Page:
Next, there is the issue of analytical procedures (see PCAOB Release No. 2013-001 page 32).  In the old days (when I was a junior auditor), analytical procedures resided in the domain of experienced auditors (i.e., audit seniors and above). Today, junior accountants many of whom are not even trained in fundamental financial statement analysis are commonly tasked with evaluating management explanations.  The situation is so pathetic in fact that all too often juniors fill their analytical working papers with such trite phrases as “appears reasonable, pass further work,” when additional work is in fact needed.
Then, there is the inability of today’s auditors to assess fraud risk (see PCAOB Release No. 2013-001 page 35).  With so little audit work being done by seasoned, experienced auditors, this deficiency is not unexpected.  Junior auditors would not recognize a fraud today if it jumped up and smacked them in the face.  Even in my old audit days, we laughed about giving junior auditors that old task “review the general ledger for significant/unusual transactions.”  Without experience and business sense, the young auditor will always fail in this task.
But am I suggesting that the Big Four may NOT be THE problem?  Of course not, they represent themselves as being competent to audit, so they must suffer the consequences if they don’t comply with PCAOB standards. Moreover, the Big Four are simply “reaping what they have sown.” PwC et al. may actually be getting what they deserve, since they lobbied mightily for many of the judgmental GAAP standards we now have (including the adoption of international financial reporting standards).  And why did the large accounting and auditing firms promote such accounting rules?  While they will never admit it, in part to reduce their legal liability for bad audits…after all it’s harder to be sued (and lose) when auditing a client’s estimates or judgments.  Unfortunately for them, however, the PCAOB has unmasked their shoddy auditing of judgment related accounting areas. The big accounting firms simply can’t audit the “new accounting” because they use an outdated audit model driven by antiquated staffing mixes which ignore the importance of experience and wisdom. And if inadequate partner supervision time is not a big enough problem for these firms, their relatively young mandatory retirement ages rob them of the talent they most need to audit subjective accounting issues…the senior folks who actually have experience, insights, and judgment.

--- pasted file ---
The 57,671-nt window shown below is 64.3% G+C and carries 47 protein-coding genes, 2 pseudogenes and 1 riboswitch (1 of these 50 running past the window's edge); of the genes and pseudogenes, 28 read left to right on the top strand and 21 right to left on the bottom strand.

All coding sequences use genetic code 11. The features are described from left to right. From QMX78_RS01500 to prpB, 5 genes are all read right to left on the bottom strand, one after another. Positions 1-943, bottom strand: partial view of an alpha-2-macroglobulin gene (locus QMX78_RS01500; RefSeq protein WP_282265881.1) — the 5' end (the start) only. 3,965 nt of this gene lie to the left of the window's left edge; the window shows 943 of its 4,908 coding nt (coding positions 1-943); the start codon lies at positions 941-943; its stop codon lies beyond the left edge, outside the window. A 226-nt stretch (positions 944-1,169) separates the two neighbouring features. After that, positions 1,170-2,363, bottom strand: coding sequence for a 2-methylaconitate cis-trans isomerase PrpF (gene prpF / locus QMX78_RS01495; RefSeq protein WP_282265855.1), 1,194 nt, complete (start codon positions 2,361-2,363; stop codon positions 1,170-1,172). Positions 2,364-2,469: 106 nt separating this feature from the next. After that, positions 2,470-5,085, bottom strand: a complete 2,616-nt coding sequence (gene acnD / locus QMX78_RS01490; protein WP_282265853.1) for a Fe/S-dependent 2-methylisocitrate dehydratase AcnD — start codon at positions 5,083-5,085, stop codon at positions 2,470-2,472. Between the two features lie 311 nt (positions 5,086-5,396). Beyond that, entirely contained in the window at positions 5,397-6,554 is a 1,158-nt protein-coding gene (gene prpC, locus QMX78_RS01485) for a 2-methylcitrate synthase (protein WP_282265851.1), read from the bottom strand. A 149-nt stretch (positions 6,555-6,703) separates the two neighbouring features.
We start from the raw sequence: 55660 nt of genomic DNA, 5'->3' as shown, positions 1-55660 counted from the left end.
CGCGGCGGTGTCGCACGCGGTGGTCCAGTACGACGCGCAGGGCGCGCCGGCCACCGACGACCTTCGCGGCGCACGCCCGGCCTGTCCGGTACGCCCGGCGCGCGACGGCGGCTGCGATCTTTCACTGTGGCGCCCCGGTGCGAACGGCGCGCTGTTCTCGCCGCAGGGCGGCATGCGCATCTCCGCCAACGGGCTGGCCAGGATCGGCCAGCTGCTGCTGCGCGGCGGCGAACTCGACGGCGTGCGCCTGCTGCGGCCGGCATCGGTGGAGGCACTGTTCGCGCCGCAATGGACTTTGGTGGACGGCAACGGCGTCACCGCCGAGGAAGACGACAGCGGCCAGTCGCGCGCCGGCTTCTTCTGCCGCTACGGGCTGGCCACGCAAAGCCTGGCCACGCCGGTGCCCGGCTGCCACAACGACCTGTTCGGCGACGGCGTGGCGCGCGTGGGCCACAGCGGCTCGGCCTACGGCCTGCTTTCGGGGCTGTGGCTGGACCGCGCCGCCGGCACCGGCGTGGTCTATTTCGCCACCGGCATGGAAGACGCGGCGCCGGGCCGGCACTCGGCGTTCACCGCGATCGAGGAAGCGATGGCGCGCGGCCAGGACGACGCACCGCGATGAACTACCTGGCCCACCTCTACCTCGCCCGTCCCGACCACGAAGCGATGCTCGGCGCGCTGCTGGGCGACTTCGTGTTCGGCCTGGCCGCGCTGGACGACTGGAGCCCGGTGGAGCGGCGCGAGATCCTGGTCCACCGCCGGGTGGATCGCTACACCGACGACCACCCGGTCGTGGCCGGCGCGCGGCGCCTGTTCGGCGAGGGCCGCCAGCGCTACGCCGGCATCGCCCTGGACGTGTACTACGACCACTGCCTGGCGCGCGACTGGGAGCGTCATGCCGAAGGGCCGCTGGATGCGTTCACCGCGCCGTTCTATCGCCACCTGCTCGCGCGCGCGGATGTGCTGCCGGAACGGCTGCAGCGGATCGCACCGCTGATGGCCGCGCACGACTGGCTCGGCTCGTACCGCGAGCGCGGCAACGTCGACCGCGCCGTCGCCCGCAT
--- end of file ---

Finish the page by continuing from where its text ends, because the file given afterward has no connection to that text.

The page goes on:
So, what’s the solution?  First, dump the current cast of FASB (and IASB) characters and replace them with some practicing grumpy old accountants (that excludes Ed and me of course) who take the qualitative characteristics of useful financial information (Chapter 3, FASB Concept Statement No. 8) seriously, and who will restore such concepts as faithful representation and verifiability to the standard setting process.  The notion of relying on and/or auditing management estimates and assumptions given today’s increasingly subjective accounting is simply ludicrous.

Second, the PCAOB must move the auditing profession away from its historical audit pyramid where relatively inexperienced and inadequately trained “grunts” labor long hours to make their audit partners wealthy.  That may have worked when business transactions were much simpler, local, and slower paced.  But with today’s transaction complexity, speed, and globalization, what we need to have for quality audits is senior manager and partner time…not rookie time.  The tired, old, audit pyramid needs to be scrapped and should have gone the way of rolodexes, printed encyclopedias, phone books, film, bank deposit slips, and answering machines…AWAY.

Finally, the auditing profession must stop forcing their elder statesmen (those over 60) into retirement.  By forcing these early departures, these firms are throwing away one of (if not THE) most valuable assets that they have….experience.

So, while it brings tears to this grumpy old accountant’s eyes to see the demise of what I remember as such a great firm, PwC and the other large accounting firms are getting exactly what they deserve for promoting bad accounting standards: impossible to audit balance sheets!

This essay reflects the opinion of the author and not necessarily that of The American College, or Villanova University.

AuthorAnthony Catanach